How enjoying a good root and a beer can help fight against climate change

The year 2021 may already be better for the planet after the launch of Good Root Beer in Queensland.

Like many of us right now, the Good Root Beer has made some serious promises, but unlike most New Year’s resolutions, the beer is backed by science.

The Australian pale ale was born amid the pandemic and has been backed by a Food Innovation Australia Limited grant supporting innovative developments in agriculture.

The beer gets its cheeky name, ironically, from its good roots, brewed from Australian barley that has Australian Sustainable Produce certification.

“If it wasn’t for good roots, Good Root Beer wouldn’t be such a well-rounded, quality pale ale – and that’s where drinking it helps to keep the planet healthy and your conscience clear,” ASP quality officer Miriam Neilson said.

“Like all good brewery sessions, we want Good Root Beer to be part of some great conversations, and the beer itself is indeed a conversation starter.”

For a product to earn ASP certification it must be 100 per cent Australian, test free from residue and be non-GMO.

The science behind ASP certification is based off years of soil research on Australian farms conducted by agronomists and soil scientists.

An emissions calculator developed by the University of Queensland found that ASP certified products account for vastly lower emissions than products made through conventional systems.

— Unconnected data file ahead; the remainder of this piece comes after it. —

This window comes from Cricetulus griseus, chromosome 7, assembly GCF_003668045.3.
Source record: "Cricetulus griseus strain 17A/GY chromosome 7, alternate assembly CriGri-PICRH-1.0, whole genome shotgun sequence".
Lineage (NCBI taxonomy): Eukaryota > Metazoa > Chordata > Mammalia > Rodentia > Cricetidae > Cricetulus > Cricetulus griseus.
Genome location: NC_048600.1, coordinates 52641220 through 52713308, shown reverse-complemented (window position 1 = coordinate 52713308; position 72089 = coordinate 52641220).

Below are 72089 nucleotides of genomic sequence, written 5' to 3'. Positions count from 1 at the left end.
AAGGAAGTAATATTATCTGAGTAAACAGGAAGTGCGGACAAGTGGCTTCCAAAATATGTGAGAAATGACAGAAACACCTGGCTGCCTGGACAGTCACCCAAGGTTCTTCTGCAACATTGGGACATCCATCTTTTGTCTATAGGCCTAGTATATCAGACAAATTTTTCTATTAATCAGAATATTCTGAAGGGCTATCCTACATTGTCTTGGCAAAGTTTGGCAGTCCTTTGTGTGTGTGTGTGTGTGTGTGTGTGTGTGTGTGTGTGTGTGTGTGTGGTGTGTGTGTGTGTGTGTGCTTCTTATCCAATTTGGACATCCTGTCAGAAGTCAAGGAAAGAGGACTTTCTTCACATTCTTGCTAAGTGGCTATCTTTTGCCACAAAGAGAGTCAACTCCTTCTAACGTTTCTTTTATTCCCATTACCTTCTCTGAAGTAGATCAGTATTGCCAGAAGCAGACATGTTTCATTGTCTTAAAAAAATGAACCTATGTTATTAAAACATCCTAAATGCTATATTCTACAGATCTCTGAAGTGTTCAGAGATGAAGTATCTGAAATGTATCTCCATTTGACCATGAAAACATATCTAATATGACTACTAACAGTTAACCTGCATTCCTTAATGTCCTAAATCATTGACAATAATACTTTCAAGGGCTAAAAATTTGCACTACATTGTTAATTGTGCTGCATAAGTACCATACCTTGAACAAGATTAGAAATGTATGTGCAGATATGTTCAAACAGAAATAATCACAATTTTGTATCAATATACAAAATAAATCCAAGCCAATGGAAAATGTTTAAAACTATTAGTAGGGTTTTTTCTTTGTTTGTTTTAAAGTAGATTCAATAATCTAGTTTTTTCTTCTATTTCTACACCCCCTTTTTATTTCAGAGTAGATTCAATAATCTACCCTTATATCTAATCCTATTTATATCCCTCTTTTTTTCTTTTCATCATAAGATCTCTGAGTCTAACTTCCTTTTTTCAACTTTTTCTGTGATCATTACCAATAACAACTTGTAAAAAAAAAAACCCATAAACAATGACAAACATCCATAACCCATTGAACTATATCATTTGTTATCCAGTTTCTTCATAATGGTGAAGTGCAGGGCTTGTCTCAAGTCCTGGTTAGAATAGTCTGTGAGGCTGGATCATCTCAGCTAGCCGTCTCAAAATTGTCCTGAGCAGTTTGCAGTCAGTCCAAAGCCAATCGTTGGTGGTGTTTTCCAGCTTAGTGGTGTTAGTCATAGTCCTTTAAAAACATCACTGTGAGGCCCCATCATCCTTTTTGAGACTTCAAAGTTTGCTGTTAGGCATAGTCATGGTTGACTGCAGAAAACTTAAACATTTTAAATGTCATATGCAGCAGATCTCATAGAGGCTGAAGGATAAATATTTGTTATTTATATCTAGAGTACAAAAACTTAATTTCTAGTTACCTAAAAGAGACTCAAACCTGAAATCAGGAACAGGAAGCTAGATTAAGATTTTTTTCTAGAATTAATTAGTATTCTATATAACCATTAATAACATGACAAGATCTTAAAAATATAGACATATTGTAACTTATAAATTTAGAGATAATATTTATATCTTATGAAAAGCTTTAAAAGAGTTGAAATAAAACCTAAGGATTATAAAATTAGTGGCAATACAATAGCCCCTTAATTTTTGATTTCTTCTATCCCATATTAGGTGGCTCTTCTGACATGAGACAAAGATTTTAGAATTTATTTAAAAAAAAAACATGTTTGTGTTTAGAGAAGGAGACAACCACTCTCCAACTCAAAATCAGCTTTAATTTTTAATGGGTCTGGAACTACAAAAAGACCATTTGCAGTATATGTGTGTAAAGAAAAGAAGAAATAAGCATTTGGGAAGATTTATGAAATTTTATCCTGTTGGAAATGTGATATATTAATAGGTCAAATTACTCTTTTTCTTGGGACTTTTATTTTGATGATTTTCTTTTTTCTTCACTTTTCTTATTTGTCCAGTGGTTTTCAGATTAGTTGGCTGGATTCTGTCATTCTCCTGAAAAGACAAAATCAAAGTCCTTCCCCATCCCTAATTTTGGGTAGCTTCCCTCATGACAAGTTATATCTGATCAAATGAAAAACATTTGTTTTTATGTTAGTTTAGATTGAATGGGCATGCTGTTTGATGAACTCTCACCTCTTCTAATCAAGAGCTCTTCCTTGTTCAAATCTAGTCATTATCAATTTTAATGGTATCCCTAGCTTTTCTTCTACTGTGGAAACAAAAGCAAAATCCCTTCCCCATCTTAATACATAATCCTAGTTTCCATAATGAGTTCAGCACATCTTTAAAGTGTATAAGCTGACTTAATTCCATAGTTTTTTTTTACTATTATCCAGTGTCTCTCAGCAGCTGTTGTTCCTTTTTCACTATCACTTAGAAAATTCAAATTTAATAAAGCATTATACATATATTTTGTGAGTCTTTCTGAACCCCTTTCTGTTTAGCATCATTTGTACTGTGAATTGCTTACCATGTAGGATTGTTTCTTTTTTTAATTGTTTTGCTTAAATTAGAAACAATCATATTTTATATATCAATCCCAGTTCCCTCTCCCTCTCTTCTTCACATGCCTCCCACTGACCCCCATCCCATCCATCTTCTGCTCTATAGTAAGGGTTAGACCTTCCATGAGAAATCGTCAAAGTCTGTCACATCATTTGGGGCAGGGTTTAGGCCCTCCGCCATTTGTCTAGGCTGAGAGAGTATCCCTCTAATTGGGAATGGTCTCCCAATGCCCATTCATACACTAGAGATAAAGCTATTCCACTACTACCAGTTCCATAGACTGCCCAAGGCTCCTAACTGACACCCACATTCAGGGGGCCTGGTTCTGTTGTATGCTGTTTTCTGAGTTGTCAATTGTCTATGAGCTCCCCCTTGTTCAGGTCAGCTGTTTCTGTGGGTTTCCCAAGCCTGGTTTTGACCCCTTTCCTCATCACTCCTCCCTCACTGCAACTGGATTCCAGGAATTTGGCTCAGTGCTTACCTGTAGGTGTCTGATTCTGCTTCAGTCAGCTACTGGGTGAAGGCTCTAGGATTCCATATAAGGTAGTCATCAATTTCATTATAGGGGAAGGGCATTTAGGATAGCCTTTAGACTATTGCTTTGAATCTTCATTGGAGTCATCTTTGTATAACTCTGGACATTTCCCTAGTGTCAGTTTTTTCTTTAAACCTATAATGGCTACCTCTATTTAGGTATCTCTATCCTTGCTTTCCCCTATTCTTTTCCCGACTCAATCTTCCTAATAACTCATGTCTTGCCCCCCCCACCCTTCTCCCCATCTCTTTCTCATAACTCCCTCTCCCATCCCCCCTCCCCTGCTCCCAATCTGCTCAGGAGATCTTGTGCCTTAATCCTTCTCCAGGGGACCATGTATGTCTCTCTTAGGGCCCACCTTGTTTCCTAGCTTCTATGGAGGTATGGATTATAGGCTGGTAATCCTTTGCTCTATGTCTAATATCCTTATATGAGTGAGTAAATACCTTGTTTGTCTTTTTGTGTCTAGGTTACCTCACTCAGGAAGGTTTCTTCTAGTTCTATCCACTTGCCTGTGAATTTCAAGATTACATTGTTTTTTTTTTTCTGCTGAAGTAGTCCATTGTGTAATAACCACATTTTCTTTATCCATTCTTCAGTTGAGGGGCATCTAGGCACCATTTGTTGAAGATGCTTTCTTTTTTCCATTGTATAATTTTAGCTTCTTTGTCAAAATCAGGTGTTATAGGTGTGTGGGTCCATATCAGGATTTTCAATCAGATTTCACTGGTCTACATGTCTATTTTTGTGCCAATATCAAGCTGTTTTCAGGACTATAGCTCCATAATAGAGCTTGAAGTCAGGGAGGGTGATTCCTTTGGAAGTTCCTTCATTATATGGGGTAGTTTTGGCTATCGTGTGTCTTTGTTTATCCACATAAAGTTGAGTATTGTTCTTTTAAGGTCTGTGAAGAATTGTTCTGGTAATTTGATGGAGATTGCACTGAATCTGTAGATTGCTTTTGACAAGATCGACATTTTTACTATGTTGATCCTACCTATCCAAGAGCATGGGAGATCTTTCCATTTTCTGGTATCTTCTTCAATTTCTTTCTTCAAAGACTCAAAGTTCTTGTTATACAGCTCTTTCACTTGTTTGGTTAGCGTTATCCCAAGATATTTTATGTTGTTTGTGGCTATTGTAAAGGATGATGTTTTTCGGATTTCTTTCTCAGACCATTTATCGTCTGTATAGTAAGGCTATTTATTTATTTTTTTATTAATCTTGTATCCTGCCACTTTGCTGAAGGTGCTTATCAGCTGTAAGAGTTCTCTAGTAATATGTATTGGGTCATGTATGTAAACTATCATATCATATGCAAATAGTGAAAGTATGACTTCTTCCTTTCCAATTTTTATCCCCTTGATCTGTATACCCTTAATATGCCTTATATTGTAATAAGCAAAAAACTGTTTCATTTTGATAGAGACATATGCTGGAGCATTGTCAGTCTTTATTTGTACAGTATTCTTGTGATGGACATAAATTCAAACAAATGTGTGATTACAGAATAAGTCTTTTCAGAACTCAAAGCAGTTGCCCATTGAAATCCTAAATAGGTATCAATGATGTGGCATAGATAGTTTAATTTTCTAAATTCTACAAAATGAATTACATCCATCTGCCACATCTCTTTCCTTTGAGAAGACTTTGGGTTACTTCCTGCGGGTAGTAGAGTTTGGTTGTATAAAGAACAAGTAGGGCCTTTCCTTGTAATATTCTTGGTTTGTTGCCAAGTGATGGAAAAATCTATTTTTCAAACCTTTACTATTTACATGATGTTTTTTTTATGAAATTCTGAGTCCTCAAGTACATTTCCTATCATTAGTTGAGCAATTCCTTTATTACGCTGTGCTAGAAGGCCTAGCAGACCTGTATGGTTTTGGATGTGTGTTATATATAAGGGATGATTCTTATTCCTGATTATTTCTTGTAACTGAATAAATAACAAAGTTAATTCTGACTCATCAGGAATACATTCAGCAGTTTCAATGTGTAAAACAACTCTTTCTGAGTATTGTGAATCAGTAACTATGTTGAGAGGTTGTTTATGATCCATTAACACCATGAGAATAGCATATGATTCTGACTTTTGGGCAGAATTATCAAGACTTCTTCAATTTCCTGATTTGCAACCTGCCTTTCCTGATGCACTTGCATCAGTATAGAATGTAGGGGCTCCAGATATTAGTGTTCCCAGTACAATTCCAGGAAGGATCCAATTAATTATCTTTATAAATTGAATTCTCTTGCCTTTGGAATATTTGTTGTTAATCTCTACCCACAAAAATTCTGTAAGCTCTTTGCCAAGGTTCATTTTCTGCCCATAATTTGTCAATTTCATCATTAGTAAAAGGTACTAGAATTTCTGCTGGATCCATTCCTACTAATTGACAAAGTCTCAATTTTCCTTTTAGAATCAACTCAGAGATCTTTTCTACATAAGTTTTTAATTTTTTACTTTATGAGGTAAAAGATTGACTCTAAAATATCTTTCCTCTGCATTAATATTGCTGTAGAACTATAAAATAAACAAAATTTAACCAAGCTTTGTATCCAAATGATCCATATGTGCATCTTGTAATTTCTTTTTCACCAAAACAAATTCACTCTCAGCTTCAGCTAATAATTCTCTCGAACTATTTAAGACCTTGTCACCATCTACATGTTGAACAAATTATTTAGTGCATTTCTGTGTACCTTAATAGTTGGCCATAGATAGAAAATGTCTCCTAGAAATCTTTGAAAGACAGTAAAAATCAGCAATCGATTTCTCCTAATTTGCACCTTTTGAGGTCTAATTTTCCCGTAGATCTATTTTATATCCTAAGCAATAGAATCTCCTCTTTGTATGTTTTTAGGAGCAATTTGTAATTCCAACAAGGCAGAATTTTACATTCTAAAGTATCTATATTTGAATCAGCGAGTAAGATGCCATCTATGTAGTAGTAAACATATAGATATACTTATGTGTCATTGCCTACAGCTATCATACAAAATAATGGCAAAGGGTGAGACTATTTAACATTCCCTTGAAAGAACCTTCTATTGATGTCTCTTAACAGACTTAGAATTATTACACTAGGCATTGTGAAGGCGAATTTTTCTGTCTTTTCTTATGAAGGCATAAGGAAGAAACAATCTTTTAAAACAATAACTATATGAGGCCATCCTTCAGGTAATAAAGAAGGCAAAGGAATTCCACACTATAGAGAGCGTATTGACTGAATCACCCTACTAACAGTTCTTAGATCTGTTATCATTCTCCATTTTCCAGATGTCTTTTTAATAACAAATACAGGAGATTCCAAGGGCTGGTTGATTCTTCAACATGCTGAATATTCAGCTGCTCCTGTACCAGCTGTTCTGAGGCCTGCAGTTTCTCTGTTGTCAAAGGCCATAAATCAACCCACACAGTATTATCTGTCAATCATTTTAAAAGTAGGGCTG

The calculator’s results showed a dramatic decrease in emissions for ASP certified wheat, recording 75 per cent less emissions than conventional wheat production.

Fourth generation producer Simon Currant said he turned to ASP certification because he wanted his Rolleston wheat farm to be sustainable for future generations.

“I wanted to implement a farming system that would improve our soil health and provide sustainability for generations to come, while still lifting our overall profitability,” Mr Currant said.

He said ASP certification had given his farm a new potential for growth.

“Community expectations about farming and food are changing; consumers want a carbon neutral product and sustainability issues are growing weight in people’s values,” he said.

“We’ve seen an increase in our soil carbon, we’ve seen better nutrient cycling in our soils and an increase in soil moisture holding capabilities,” he said.

James McManagan

Queensland Country Life